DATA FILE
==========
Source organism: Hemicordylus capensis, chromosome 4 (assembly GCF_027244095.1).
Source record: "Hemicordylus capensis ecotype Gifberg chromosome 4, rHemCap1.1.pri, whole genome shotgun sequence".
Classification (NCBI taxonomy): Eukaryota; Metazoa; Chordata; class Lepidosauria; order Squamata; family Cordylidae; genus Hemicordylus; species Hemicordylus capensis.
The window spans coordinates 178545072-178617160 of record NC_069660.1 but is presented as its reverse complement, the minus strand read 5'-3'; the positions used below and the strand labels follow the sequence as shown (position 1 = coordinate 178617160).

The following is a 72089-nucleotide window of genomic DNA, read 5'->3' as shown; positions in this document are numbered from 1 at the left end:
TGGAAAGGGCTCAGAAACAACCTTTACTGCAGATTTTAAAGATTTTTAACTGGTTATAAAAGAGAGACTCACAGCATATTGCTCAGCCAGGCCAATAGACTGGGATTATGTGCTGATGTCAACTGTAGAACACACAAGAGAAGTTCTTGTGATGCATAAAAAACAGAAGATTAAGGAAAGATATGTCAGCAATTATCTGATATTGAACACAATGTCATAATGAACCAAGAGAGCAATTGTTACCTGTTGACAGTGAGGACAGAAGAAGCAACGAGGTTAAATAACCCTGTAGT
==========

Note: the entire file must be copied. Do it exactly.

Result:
Source organism: Hemicordylus capensis, chromosome 4 (assembly GCF_027244095.1).
Source record: "Hemicordylus capensis ecotype Gifberg chromosome 4, rHemCap1.1.pri, whole genome shotgun sequence".
Classification (NCBI taxonomy): Eukaryota; Metazoa; Chordata; class Lepidosauria; order Squamata; family Cordylidae; genus Hemicordylus; species Hemicordylus capensis.
The window spans coordinates 178545072-178617160 of record NC_069660.1 but is presented as its reverse complement, the minus strand read 5'-3'; the positions used below and the strand labels follow the sequence as shown (position 1 = coordinate 178617160).

The following is a 72089-nucleotide window of genomic DNA, read 5'->3' as shown; positions in this document are numbered from 1 at the left end:
TGGAAAGGGCTCAGAAACAACCTTTACTGCAGATTTTAAAGATTTTTAACTGGTTATAAAAGAGAGACTCACAGCATATTGCTCAGCCAGGCCAATAGACTGGGATTATGTGCTGATGTCAACTGTAGAACACACAAGAGAAGTTCTTGTGATGCATAAAAAACAGAAGATTAAGGAAAGATATGTCAGCAATTATCTGATATTGAACACAATGTCATAATGAACCAAGAGAGCAATTGTTACCTGTTGACAGTGAGGACAGAAGAAGCAACGAGGTTAAATAACCCTGTAGT